Jesus came preaching the “gospel of the kingdom.” A kingdom has a king. Jesus is that king. Our culture says we have a choice as to what laws we pick and choose to follow. In God's kingdom, we don't have that freedom. Jesus said in Luke 6:46, “Why call ye me Lord, Lord, and do not the things that I say?” Lord, in the Greek, means “supreme controller.” Jesus is supposed to be both our savior AND our Lord. If he is not our Lord, then he cannot be our savior. This means we must follow and obey him in every area of our lives.
      This is a huge departure from our western culture's mindset. That's why we are commanded to “make disciples of every man.” ( ) Since we are not raised in a kingdom, we need to be taught how to change our thinking from a democracy to a kingdom. This means, before we can make disciples, we must become a disciple. We must learn how the kingdom of God works. We must learn it's rules and functions. We must change our own culture to match the culture of God's kingdom. Then, we are qualified to make disciples.
      The teacher/disciple relationship in the culture of Jesus' day was not the same as a teacher student relationship in today's society. Today's students go to a class and learn strictly information from a teacher. The focus of the class is the subject being taught- not the teachers themselves. Other than the information being shared, there's very little personal teaching going on. Teachers are interchangeable as long as the subject is being taught.
      In the ancient Israeli culture, however- indeed, in the ancient world in general- it was not that way at all. The subject was definitely important, but what was more important was the teacher himself. He gained students because of who he was, his standing in the community, his area of expertise, and the knowledge and success he had in that particular life discipline. If he were successful, he didn't have to go looking for students. In fact, they came looking for him. He could only teach so many at a time, so he was very picky about who he taught. They had to be bright, attentive, of a good family, of good reputation, and willing to submit their lives to the “Rabbi” (teacher) for whatever he ordered them to do.
      The accepted students were called his “disciples.” Why? It took discipline to follow a teacher. It took a total life commitment to follow a teacher. It wasn't a few hours a day, broken up into small classrooms and given in small doses. It was all day long, many hours a day, on the one subject at hand- six days a week (The Jewish culture took the Sabbath day off). A disciple could spend years learning from their master/teacher. Many times, the disciples were young men (usually unmarried) who were trying to learn a trade to prepare them for their future. Their training was a total and complete lifestyle change for them. They had to be completely dedicated to the task of learning their trade, or they would be thrown out of the training, ostracized, and risk becoming a beggar (or worse).
      It was to this time period that the disciples (who were about to become apostles) belonged. It was to this mindset that Jesus spoke when he told them to “make disciples of all men.” Jesus had discipled them for 3 ½ years. He had spent nearly every day and night with them. He had totally changed their mindsets about life and religion. Now, right before they were to receive his spirit to empower them for the work he had been preparing them for, he tells them to go and do the same thing he did: disciple people.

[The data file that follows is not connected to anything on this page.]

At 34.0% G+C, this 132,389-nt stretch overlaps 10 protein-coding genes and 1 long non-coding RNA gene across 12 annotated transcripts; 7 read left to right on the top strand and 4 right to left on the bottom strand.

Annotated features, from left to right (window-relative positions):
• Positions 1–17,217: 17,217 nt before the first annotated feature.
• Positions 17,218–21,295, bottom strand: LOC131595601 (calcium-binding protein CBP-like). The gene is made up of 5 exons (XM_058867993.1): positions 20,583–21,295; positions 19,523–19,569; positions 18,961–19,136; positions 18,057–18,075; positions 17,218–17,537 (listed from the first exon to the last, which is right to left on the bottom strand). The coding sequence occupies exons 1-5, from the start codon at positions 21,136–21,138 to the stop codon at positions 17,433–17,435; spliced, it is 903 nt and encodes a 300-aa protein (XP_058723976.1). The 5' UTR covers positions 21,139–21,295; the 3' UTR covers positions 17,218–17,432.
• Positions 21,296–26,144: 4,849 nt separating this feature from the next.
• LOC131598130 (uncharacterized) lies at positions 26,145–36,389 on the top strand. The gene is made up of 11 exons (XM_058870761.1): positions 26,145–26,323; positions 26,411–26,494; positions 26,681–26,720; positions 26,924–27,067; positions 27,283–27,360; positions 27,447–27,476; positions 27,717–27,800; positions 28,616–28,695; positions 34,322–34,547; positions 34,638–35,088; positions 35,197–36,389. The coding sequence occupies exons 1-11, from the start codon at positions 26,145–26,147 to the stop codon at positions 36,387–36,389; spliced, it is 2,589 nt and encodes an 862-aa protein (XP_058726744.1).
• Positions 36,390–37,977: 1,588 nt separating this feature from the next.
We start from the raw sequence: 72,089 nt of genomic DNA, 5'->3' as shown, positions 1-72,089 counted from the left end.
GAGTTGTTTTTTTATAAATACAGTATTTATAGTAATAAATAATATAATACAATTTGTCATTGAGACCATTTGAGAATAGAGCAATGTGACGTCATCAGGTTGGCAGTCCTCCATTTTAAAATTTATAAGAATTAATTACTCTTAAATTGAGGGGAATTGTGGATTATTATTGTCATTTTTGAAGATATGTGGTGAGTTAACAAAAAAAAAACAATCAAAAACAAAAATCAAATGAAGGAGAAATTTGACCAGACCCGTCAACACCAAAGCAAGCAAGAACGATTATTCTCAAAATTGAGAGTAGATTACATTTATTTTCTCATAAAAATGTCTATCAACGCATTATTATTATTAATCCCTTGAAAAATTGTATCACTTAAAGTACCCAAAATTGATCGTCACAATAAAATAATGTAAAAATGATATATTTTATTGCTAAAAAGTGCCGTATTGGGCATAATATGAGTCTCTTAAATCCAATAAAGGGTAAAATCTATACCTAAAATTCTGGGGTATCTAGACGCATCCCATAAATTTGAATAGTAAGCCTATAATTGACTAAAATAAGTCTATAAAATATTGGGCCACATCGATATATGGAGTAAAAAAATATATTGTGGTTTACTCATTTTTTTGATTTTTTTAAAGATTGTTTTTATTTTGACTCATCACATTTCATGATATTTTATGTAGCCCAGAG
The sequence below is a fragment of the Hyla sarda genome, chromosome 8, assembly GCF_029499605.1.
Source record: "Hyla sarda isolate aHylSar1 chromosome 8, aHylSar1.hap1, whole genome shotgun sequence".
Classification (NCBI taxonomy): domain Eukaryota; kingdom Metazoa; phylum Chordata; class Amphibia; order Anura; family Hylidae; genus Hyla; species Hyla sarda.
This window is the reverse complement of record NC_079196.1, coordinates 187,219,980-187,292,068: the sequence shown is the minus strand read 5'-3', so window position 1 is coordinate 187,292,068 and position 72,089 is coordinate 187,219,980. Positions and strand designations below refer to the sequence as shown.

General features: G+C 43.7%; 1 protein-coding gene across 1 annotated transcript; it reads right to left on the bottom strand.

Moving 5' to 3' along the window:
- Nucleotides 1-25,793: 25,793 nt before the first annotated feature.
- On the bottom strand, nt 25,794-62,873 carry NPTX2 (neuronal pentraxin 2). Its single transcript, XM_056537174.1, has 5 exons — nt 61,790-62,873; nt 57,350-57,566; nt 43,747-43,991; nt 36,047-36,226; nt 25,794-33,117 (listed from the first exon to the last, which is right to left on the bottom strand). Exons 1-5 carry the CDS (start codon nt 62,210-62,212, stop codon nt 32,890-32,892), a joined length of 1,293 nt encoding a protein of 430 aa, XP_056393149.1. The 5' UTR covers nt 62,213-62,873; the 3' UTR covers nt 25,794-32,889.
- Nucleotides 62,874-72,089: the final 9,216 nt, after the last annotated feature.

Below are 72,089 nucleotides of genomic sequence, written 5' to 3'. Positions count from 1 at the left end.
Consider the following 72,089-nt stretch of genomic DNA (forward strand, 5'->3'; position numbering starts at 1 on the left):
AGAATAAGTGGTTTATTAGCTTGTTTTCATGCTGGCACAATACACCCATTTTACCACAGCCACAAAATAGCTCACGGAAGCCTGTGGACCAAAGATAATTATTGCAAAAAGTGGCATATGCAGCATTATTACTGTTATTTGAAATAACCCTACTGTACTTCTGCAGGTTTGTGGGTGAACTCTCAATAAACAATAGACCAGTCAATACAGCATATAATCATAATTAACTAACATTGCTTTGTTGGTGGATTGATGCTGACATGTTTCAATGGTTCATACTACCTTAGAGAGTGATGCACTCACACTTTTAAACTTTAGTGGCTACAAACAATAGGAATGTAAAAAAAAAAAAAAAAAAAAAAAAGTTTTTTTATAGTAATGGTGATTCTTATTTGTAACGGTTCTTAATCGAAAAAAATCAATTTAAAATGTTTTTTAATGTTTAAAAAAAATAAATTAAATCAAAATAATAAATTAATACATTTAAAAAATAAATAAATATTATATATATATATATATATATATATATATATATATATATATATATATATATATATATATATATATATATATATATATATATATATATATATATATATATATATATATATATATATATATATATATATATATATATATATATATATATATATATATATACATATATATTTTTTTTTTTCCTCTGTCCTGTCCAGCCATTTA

For those people who made it through their training, a strong bond would remain between teacher and student, Rabbi and disciple. A bond that would last for the rest of their lives. It was purposely designed this way because the teacher was older, wiser, and more experienced. When the disciple finally branched out on their own, they carried the same practices of their teacher into their own lives. People familiar with their teacher could see the evidence of his teaching in their work and lives. They also knew that they still could go to their teacher with questions and find answers.
      When Jesus told the Apostles to make disciples of men, he was saying, “ I have poured my life and heart into your lives for 3 ½ years. I have been with you in good times and bad. I have taught you day and night and helped you change your whole way of thinking. Now, you go and do the same in the lives of others.”
      Jesus preached to and fed multitudes. He taught thousands. Yet, he only discipled twelve. These men (except for the one who betrayed him) would form the basis for his church. Even though they preached to thousands and performed miracles, there is evidence in the scriptures that they only mentored a few- so that they could mentor others.
      Wait, brother Winskie. I thought we were talking about teachers and students. Now, you say mentor? That's what a biblical teacher truly is. A mentor. One of the biggest areas of lack in today's Churchianity is the lack of true teacher/mentors. There is no lack of people who like to be heard speaking to show others what they think they know. But, there is a decided lack of men who are willing to get involved in the lives of men (and women for women- see Titus 2), get their proverbial hands dirty, and raise up true disciples who will help mentor the next generation.
      If you don't have a mentor, pray and ask God to lead you to one. If you can't find one, God will definitely be your mentor. But, make it up in your mind and heart that you are going to become a mentor for some other men. If you do, this will begin to heal part of the breach in the churches walls.
      Become a disciple. Then, become a mentor. Some others out there need the wisdom, knowledge, and experience you will gain in the process.
      Anybody can work and draw a paycheck. Anyone can teach a class, if they can learn the subject matter and learn how to speak understandably. But, it's a special man that will pour his life and knowledge into the lives of others. He may not make a lot of money, but the rewards are ever lasting and he will affect generations to come. The man who's in it for the paycheck will be forgotten. The man who truly mentors will be remembered for years to come.
      Which one do you want to be?